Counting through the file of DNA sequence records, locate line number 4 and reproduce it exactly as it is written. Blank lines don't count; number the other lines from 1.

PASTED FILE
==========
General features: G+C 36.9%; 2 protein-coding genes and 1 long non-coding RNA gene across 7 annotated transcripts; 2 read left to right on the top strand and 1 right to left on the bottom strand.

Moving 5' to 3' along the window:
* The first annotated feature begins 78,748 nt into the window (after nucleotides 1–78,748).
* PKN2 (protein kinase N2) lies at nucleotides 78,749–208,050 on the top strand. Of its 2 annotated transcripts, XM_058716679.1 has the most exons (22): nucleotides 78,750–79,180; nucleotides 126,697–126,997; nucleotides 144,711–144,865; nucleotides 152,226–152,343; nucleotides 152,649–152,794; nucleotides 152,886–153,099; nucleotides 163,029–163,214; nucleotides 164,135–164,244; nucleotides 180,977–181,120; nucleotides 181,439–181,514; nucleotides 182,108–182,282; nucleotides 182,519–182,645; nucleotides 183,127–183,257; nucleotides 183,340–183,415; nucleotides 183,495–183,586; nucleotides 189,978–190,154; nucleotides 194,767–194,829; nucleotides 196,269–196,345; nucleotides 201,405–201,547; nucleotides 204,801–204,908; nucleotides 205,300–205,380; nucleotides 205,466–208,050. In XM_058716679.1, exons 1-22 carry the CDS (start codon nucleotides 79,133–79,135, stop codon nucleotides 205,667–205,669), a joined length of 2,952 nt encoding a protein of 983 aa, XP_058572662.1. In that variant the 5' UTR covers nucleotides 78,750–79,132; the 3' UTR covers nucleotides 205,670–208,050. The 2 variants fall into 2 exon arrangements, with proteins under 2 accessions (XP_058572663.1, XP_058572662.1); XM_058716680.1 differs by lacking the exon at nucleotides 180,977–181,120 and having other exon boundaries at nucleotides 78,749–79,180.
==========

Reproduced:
* PKN2 (protein kinase N2) lies at nucleotides 78,749–208,050 on the top strand. Of its 2 annotated transcripts, XM_058716679.1 has the most exons (22): nucleotides 78,750–79,180; nucleotides 126,697–126,997; nucleotides 144,711–144,865; nucleotides 152,226–152,343; nucleotides 152,649–152,794; nucleotides 152,886–153,099; nucleotides 163,029–163,214; nucleotides 164,135–164,244; nucleotides 180,977–181,120; nucleotides 181,439–181,514; nucleotides 182,108–182,282; nucleotides 182,519–182,645; nucleotides 183,127–183,257; nucleotides 183,340–183,415; nucleotides 183,495–183,586; nucleotides 189,978–190,154; nucleotides 194,767–194,829; nucleotides 196,269–196,345; nucleotides 201,405–201,547; nucleotides 204,801–204,908; nucleotides 205,300–205,380; nucleotides 205,466–208,050. In XM_058716679.1, exons 1-22 carry the CDS (start codon nucleotides 79,133–79,135, stop codon nucleotides 205,667–205,669), a joined length of 2,952 nt encoding a protein of 983 aa, XP_058572662.1. In that variant the 5' UTR covers nucleotides 78,750–79,132; the 3' UTR covers nucleotides 205,670–208,050. The 2 variants fall into 2 exon arrangements, with proteins under 2 accessions (XP_058572663.1, XP_058572662.1); XM_058716680.1 differs by lacking the exon at nucleotides 180,977–181,120 and having other exon boundaries at nucleotides 78,749–79,180.